Pointing at the Moon Buddhism, Logic, Analytic Philosophy

Pointing at the Moon Buddhism, Logic, Analytic Philosophy

by Jay L. Garfield, Tom J.F. Tillemans, Mario D'Amato
     
 

This volume collects essays by philosophers and scholars working at the interface of Western philosophy and Buddhist Studies. Many have distinguished scholarly records in Western philosophy, with expertise in analytic philosophy and logic, as well as deep interest in Buddhist philosophy. Others have distinguished scholarly records in Buddhist Studies with strong

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Overview

This volume collects essays by philosophers and scholars working at the interface of Western philosophy and Buddhist Studies. Many have distinguished scholarly records in Western philosophy, with expertise in analytic philosophy and logic, as well as deep interest in Buddhist philosophy. Others have distinguished scholarly records in Buddhist Studies with strong interests in analytic philosophy and logic. All are committed to the enterprise of cross-cultural philosophy and to bringing the insights and techniques of each tradition to bear in order to illuminate problems and ideas of the other. These essays address a broad range of topics in the philosophy of mind, philosophy of language, logic, epistemology, and metaphysics, and demonstrate the fecundity of the interaction between the Buddhist and Western philosophical and logical traditions.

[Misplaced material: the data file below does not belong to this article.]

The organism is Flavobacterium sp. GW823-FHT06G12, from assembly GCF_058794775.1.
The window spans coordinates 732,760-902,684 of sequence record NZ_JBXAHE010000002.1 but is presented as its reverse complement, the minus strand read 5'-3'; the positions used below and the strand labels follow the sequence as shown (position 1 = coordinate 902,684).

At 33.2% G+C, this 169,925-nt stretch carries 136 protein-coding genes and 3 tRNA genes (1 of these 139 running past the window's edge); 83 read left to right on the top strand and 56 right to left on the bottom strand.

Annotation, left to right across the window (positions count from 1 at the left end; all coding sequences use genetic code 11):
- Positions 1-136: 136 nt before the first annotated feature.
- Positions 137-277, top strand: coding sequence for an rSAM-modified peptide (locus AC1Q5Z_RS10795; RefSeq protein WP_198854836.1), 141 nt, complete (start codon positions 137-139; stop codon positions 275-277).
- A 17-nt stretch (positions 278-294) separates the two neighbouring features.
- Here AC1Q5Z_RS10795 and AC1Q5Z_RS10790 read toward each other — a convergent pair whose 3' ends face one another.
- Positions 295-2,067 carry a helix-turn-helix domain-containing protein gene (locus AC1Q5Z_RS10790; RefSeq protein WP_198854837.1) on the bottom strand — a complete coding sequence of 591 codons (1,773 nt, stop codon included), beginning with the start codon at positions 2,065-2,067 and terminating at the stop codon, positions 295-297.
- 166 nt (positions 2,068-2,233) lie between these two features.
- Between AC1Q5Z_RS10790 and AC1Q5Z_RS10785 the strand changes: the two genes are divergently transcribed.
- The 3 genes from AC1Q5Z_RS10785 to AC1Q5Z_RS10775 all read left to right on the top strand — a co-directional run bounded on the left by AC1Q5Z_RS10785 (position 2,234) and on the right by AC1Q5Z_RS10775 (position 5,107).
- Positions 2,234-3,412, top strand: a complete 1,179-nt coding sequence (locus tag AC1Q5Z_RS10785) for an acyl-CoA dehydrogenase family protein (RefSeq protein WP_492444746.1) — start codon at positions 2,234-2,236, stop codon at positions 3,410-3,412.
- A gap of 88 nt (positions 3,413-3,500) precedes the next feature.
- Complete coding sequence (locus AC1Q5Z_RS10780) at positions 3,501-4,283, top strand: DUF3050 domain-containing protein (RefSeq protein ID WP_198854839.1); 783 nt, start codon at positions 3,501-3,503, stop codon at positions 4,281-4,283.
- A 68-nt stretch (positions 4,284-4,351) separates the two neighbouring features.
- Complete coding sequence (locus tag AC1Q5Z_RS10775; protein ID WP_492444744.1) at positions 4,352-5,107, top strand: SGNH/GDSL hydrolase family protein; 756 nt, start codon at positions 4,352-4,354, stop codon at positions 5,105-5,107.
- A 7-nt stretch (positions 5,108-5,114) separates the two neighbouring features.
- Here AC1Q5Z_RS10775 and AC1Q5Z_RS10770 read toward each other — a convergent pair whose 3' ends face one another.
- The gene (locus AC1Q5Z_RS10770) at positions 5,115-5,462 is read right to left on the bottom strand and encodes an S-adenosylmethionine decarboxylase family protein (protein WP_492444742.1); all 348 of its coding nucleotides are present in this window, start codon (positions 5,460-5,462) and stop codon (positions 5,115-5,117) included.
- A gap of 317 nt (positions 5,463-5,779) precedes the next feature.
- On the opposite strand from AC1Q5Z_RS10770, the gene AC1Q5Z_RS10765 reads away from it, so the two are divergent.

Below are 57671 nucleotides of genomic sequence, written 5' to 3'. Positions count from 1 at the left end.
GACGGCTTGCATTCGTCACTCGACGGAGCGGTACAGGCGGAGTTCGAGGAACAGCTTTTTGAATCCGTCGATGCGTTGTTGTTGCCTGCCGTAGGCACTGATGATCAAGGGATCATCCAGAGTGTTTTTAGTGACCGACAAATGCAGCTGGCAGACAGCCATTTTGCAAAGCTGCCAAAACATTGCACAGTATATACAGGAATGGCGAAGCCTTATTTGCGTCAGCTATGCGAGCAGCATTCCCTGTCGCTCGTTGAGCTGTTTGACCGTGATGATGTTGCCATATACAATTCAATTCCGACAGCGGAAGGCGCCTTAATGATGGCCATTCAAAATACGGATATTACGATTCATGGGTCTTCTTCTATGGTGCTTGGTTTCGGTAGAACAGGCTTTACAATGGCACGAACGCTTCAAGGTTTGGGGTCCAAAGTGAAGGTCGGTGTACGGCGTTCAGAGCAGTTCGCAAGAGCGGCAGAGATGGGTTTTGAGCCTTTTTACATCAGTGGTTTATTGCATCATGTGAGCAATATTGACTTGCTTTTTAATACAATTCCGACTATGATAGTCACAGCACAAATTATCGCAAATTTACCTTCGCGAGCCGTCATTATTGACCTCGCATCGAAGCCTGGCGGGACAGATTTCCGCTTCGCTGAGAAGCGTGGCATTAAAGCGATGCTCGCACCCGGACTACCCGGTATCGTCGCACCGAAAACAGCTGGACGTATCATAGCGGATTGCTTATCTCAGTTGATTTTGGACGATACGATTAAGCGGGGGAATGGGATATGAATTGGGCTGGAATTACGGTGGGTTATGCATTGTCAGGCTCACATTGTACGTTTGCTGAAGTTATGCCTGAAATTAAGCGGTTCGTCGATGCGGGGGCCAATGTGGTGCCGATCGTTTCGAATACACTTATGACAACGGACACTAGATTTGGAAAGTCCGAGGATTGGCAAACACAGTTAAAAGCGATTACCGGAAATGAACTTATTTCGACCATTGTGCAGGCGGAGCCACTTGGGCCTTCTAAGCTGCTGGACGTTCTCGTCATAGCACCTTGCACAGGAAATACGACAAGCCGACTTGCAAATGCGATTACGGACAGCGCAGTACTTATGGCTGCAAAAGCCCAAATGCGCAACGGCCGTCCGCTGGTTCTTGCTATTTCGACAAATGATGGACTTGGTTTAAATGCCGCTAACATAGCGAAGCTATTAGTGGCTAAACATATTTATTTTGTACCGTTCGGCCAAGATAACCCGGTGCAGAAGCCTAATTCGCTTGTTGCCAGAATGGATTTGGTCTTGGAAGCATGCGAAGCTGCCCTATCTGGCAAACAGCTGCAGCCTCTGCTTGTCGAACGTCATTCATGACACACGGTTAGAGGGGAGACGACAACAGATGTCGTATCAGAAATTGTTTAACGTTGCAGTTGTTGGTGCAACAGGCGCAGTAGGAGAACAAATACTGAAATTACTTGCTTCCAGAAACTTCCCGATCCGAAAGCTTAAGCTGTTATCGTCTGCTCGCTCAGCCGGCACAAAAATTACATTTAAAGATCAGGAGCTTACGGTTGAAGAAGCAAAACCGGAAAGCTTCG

Product Details

ISBN-13:
9780195381559
Publisher:
Oxford University Press, USA
Publication date:
09/10/2009
Pages:
200
Product dimensions:
6.30(w) x 9.30(h) x 0.80(d)

Table of Contents

Introduction

Chapter 1: Chris Mortensen, Zen and the Unsayable
Chapter 2: Rupert Read, Wittgenstein and Zen Buddhism: One Practice, No Dogma
Chapter 3: Jan Westerhoff, The No-Thesis View: Making Sense of Verse 29 of Nagarjuna's Vigrahavyavartani
Chapter 4: Mario D'Amato, Why the Buddha Never Uttered a Word
Chapter 5: Mark Siderits, Is Reductionism Expressible?
Chapter 6: Jay L. Garfield and Graham Priest, Mountains Are Just Mountains
Chapter 7: Tom J.F. Tillemans, How Do Madhyamikas Think? Notes on Jay Garfield, Graham Priest, and Paraconsistency
Chapter 8: Koji Tanaka, A Dharmakirtian Critique of Nagarjunians
Chapter 9: Raymond Martin, Would It Matter All That Much If There Were No Selves?
Chapter 10: Dan Arnold, Svasamvitti as Methodological Solipsism: 'Narrow Content' and the Problem of Intentionality in Buddhist Philosophy of Mind
Bibliography
Introduction
1. Zen and the Unsayable, Chris Mortensen
2. Wittgenstein and Zen Buddhism: One Practice, No Dogma, Rupert Read
3. The No-Thesis View: Making Sense of Verse 29 of Nagarjuna's Vigrahavyavartani, Jan Westerhoff
4. Why the Buddha Never Uttered a Word, Mario D'Amato
5. Is Reductionism Expressible?, Mark Siderits
6. Mountains Are Just Mountains, Jay L. Garfield and Graham Priest
7. How Do Madhyamikas Think? Notes on Jay Garfield, Graham Priest, and Paraconsistency, Tom J.F. Tillemans
8. A Dharmakirtian Critique of Nagarjunians, Koji Tanaka
9. Would It Matter All That Much If There Were No Selves?, Raymond Martin
10. Svasavitti as Methodological Solipsism: "Narrow Content" and the Problem of Intentionality in Buddhist Philosophy of Mind, Dan Arnold
Bibliography

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